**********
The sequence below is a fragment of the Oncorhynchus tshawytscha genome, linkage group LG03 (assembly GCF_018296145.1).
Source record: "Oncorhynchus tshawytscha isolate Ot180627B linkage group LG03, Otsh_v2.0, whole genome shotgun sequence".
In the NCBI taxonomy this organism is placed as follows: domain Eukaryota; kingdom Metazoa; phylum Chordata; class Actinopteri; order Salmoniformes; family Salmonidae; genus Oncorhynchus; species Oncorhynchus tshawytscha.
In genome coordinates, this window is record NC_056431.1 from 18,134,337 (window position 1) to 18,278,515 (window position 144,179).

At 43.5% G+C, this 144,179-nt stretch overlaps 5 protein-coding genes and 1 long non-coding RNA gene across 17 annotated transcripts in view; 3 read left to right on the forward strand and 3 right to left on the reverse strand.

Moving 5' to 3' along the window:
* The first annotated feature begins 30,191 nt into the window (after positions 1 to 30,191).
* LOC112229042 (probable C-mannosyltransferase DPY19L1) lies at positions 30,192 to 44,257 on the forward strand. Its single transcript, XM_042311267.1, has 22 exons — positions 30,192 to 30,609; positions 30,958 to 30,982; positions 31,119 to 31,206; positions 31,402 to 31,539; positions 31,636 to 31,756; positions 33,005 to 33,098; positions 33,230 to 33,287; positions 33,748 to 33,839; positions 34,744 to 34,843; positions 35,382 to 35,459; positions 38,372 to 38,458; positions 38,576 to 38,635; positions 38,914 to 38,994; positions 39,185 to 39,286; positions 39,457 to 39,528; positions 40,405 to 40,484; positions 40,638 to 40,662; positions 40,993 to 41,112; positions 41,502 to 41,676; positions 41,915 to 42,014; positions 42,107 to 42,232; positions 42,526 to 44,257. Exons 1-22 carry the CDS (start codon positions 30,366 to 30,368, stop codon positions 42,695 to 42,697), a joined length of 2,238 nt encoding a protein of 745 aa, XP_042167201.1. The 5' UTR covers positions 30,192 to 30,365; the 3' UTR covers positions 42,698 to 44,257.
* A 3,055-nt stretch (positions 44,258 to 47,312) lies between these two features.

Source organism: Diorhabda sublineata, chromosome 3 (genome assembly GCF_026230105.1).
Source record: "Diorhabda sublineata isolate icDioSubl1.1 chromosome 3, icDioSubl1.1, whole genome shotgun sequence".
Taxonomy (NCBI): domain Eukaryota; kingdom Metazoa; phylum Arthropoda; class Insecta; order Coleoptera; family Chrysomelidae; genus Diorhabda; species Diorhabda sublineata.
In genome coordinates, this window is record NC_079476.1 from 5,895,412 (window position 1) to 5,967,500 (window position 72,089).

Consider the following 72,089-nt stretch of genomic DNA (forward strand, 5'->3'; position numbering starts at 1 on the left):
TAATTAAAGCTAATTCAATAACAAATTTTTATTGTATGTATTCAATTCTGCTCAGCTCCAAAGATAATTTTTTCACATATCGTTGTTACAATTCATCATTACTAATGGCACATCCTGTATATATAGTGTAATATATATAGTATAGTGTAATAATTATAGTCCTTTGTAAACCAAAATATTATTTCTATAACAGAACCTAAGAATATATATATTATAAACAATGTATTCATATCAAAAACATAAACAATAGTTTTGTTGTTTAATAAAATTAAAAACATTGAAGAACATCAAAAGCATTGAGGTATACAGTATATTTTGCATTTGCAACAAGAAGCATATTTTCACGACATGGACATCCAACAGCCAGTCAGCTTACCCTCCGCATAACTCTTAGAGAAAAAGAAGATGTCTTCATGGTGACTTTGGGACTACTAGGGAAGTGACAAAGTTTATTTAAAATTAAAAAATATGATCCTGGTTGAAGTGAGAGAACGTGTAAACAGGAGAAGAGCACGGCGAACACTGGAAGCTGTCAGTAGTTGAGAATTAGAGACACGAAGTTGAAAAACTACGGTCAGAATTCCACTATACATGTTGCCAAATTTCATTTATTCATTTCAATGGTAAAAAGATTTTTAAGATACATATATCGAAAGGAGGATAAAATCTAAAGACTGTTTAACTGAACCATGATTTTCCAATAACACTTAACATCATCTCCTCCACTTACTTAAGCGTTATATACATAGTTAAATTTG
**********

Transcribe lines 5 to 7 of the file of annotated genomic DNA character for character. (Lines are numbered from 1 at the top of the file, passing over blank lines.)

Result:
At 43.5% G+C, this 144,179-nt stretch overlaps 5 protein-coding genes and 1 long non-coding RNA gene across 17 annotated transcripts in view; 3 read left to right on the forward strand and 3 right to left on the reverse strand.

Moving 5' to 3' along the window:
* The first annotated feature begins 30,191 nt into the window (after positions 1 to 30,191).